Pitchfork’s 25th Anniversary Project was introduced

I was nine years old when Pitchfork published its first review in 1996: It was a 132-word assessment in Amps’ Pacer. I live outside of Baltimore with a large family of immigrants, from India and Zimbabwe, who love music and surround themselves with it. My mother’s brother owned a record and tape store in their hometown of Vadodara, and my earliest understanding of music was molded by him carefully pasting the piles of mixtapes he sent us. Arriving in the United States in the ’80s, my parents were attracted to disco and funk and chart-topping artists like Bruce Springsteen and Tina Turner, representing their ideas of American culture. (Their idea of ​​a rock canon was limited by Fleetwood Mac, the Rolling Stones, and the Beatles and, as a result, mine as well.)

High school and – I don’t want to admit – like movies Almost Famous and High Loyalty It brought me to realize that I didn’t have the same musical experience as my friends, who had an easy familiarity with rock’n’roll by living with their parents to this day. So I quietly checked the Rolling Stone Recording Guide from the library and cut it up like it was homework, downloading classic albums as a tiring exercise that felt essential to my belonging to a banbanbanbanban, especially the white town. Fortunately, a librarian noticed my constant change in the volume of the encyclopedia and pointed me to the inside of the periodicals, with issues in the back. SPIN.

When I discovered Pitchfork in college, my desire to understand the lines of music history meant that I was assembling a ridiculous collection of albums, organized in mp3 form, in a large, bursting manner. -and hard drive. The website quickly became a kind of new, dynamic record guide. In this I see the amount of discovery, of disrespect, of trying to find the Next Many Things before everyone else, with a disagreeing opinion because it’s just mine. I felt Pitchfork’s closeness to music being on the edge and its vigilance in the mainstream. This is the place where I discovered Fire in the Arcade, ug the Go! Team, ug Antony and the Johnsons, and its album reviews have always featured debates among my friends, adorable college radio DJs and even more gentle fans. As for many others, Pitchfork has become not only my go-to for indie continuity, but a sounding board where I can make my own judgments and spark my own discussions. It turns out that growing taste and making canon can be as personal as academic. So far, when a new set of midnight checks, the site sees a lot of traffic-at the time of waking up in the morning our staff is in Brooklyn, a conversation about our album marks has already begun.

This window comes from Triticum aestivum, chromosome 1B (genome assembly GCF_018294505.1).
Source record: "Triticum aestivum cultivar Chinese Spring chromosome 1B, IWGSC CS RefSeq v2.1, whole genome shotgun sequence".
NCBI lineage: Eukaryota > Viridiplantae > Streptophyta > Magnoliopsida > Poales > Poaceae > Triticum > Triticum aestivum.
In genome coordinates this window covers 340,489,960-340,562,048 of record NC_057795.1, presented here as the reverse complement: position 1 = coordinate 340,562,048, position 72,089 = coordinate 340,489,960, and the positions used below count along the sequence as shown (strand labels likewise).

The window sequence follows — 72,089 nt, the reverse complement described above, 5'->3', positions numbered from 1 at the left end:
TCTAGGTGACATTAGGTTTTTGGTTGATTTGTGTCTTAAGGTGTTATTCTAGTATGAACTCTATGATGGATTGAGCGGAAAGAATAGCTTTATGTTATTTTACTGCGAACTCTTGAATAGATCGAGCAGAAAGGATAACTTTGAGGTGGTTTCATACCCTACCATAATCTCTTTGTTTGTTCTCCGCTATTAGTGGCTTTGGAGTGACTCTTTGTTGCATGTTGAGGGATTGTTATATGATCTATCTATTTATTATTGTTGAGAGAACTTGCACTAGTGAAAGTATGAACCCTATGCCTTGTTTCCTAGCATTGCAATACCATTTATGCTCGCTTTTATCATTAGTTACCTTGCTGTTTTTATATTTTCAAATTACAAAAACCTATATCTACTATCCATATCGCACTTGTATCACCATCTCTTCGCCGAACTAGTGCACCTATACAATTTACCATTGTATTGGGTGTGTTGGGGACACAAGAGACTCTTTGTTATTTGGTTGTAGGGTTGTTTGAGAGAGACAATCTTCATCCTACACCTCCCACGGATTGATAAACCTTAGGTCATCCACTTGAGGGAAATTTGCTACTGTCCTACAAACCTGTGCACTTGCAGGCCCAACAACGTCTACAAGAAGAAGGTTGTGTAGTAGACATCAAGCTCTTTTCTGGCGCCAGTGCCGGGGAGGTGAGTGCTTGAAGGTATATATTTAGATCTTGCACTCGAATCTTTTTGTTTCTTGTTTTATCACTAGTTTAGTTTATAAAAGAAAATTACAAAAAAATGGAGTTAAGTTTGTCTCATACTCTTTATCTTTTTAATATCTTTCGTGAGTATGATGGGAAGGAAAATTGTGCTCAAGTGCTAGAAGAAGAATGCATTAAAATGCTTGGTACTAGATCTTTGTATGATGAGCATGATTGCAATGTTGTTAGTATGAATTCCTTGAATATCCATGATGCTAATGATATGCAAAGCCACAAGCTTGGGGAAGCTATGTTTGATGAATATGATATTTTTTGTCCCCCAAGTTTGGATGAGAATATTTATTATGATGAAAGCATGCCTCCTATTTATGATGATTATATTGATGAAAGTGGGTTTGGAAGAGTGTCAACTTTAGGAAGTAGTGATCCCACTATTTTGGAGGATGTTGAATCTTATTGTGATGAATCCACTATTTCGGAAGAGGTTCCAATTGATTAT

I’ve been a music journalist for about 15 years now, and this month marked my third at the helm of Pitchfork. I’ve worked for a lot of music magazines and websites, and seen a lot of change. However, the role of the music critic has felt equally difficult and a little unclear over the past few years, as global trauma has dominated every discussion, live music has stopped, and excessive judging social analysis with determination. For one, the racial justice movement following the police killings of George Floyd and Breonna Taylor is also calling through the music industry: calling labels and streaming services for parity pay, musicians have begun to navigate where and when their voices are can be used as a protest, Fans know about the creative and true allies, journalists and publications that are questioned about their methods and bias.

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